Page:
Local government is one of the most accessible levels of government for residents, and the City benefits from frequent and direct feedback on infrastructure and daily life, ranging from your streets …
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Local government is one of the most accessible levels of government for residents, and the City benefits from frequent and direct feedback on infrastructure and daily life, ranging from your streets to your parks and libraries. But it can still be difficult to understand how the city spends tax dollars and why some projects are prioritized over others.
I am always looking for ways to expand public understanding and engagement to address this challenge. Denver has utilized vigorous public input on capital funding priorities in the past, including, most recently, to develop and provide feedback on our list of potential projects for a 2017 General Obligation bond.
While voters will get to vote “yes” or “no” on the overall package, some cities take public participation even one step further: they invite residents to vote on individual projects to fund during their city’s annual capital budget process. Denver’s Council has been exploring what is involved and the possibility of piloting this process, known as Participatory Budgeting.
Participatory Budgeting (PB) is a democratic process that involves residents collecting ideas on how to spend a given amount of the public budget in their community, most often one time capital dollars for infrastructure. PB started in Brazil in 1989 and since then, it has spread to over 3,000 cities all around the world. In the U.S., cities like Chicago and New York are using PB.
If Denver were to pursue PB, we would begin by identifying funds that can be used for capital dollars, create eligibility criteria for what kind of capital projects could be funded, and then commit to including the results of the process in our annual budget. Then, a public process would be launched based on PB best practices.
First, a steering committee of representative community members is formed to decide how the PB process will be run. For example, how many meetings will be held and who can vote. Many communities allow youth over the age of 16 to vote as a way of educating them on civic engagement, as well as residents, regardless of immigration status.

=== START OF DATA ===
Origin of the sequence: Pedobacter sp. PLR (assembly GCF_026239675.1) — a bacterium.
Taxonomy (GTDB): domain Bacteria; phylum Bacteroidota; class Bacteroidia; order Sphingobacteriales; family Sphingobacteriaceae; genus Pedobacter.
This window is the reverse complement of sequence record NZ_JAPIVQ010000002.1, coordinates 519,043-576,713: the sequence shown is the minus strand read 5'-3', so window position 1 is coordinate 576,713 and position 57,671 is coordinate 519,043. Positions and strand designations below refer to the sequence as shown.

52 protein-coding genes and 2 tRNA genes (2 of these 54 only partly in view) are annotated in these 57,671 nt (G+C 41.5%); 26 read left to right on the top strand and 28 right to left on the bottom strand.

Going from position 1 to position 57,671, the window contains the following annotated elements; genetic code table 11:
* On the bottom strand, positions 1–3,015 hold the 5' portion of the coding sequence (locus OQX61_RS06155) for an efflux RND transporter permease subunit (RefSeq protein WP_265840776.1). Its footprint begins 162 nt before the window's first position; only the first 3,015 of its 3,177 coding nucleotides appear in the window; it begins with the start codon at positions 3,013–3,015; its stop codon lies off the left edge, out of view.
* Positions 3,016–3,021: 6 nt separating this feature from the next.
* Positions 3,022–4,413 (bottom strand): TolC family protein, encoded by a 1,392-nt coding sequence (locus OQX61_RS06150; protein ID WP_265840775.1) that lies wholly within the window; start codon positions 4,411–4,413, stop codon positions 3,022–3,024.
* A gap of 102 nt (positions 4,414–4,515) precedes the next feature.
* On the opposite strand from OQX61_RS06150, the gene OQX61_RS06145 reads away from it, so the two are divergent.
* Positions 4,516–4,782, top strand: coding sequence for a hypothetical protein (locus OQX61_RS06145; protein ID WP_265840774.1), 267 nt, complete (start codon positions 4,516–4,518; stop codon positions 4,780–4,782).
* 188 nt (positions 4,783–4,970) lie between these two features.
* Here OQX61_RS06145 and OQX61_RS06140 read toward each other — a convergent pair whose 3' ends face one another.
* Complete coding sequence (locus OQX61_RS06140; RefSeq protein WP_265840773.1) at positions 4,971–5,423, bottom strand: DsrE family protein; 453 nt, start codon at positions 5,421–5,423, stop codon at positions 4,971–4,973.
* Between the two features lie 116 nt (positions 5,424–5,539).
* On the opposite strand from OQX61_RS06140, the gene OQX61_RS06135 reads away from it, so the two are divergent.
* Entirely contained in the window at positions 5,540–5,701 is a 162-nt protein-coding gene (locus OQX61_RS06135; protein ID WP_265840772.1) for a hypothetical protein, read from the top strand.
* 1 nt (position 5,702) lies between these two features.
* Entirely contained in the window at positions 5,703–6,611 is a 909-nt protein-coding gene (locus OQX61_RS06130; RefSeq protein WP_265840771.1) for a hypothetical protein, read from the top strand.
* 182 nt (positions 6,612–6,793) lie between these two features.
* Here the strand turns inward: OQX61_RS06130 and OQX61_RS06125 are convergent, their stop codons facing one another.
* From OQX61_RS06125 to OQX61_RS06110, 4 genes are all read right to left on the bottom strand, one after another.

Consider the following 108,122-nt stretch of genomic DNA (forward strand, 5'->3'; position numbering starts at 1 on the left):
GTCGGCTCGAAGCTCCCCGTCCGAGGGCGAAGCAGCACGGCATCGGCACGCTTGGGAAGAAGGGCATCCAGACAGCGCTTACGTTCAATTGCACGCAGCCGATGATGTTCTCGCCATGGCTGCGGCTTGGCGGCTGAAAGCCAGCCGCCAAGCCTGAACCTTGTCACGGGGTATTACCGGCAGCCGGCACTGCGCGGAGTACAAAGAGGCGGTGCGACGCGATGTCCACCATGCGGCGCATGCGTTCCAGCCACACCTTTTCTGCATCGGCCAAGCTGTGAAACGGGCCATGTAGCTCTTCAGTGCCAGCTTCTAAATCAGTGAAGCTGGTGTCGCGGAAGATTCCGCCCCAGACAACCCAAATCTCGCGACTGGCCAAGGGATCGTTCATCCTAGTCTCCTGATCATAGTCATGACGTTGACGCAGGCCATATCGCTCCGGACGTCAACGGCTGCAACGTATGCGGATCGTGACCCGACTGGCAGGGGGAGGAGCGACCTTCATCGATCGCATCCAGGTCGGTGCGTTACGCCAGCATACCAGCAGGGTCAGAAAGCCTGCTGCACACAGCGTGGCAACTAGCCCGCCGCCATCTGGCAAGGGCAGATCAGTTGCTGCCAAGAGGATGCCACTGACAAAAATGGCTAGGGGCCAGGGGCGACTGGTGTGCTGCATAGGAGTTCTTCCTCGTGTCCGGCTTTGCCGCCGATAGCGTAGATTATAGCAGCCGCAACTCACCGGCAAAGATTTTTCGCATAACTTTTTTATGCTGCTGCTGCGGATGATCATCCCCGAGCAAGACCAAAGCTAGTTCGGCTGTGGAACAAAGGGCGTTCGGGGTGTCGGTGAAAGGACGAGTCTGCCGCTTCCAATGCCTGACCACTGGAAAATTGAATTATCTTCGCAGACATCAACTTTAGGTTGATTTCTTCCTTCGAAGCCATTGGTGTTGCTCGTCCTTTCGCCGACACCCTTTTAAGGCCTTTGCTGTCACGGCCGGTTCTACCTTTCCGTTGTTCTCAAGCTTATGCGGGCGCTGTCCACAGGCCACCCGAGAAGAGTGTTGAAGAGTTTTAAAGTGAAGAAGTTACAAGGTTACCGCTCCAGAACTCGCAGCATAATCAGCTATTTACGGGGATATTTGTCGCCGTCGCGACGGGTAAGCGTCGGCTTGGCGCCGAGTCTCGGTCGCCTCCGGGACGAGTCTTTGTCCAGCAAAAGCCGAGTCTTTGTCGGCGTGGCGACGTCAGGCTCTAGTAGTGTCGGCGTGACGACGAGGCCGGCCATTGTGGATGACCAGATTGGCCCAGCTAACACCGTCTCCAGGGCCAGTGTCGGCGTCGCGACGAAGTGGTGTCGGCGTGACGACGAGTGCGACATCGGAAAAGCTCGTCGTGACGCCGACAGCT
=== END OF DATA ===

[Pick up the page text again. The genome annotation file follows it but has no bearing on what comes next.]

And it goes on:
Second, the community comes together to brainstorm ideas for projects that the area needs. Ideas are collected at events across the community, similar to the bond open houses that were held in late 2016. Projects might range from repairs to a dangerous intersection, a playground, beautification or an improved bus stop.
Third, volunteers take the ideas that came out of the brainstorm and work with city staff to determine if they are eligible, price them, develop them into proposals, and narrow the list of finalists to a manageable number. This step also assesses the feasibility of the proposed projects.
Finally, residents vote for projects they want to see funded in their community. Voting occurs over a predetermined amount of time and depending on the process, could include electronic voting or other innovative methods. When voting ends, results are tallied and winning projects are placed into the city’s next budget to be funded.
Why do I think PB would be beneficial for our city? PB is intended to develop a deeper sense of democracy by allowing ordinary people to have a say in how their tax dollars are spent. Through PB, city leaders and staff build closer relationships with constituents, and community members develop a deeper understanding of the tough decisions faced by government. Additionally, participants in PB become more active and informed citizens, which sets people up to be more engaged in other areas of the community or local government.
PB is very time and labor intensive. For PB to succeed, we would need to be open to experimentation and learning, and would need to foster strong buy-in from the community, including from diverse participants who might be new to civic engagement. Community organizations can play an important role in helping to identify, train, and support new residents to participate, especially those with barriers.
Participatory Budgeting allows the community to get more involved in matters of government and by having a direct say in how public monies are spent, communities can begin to see the impact of their voices. The next step for Denver is a City Council discussion of what our goals would be if we decided to pursue PB, and if we do pursue it, a conversation with the Mayor’s office.
To learn more about PB please visit participatorybudgeting.org. If you have feedback or questions, please reach out to me at email@example.com or (720) 337-7712.
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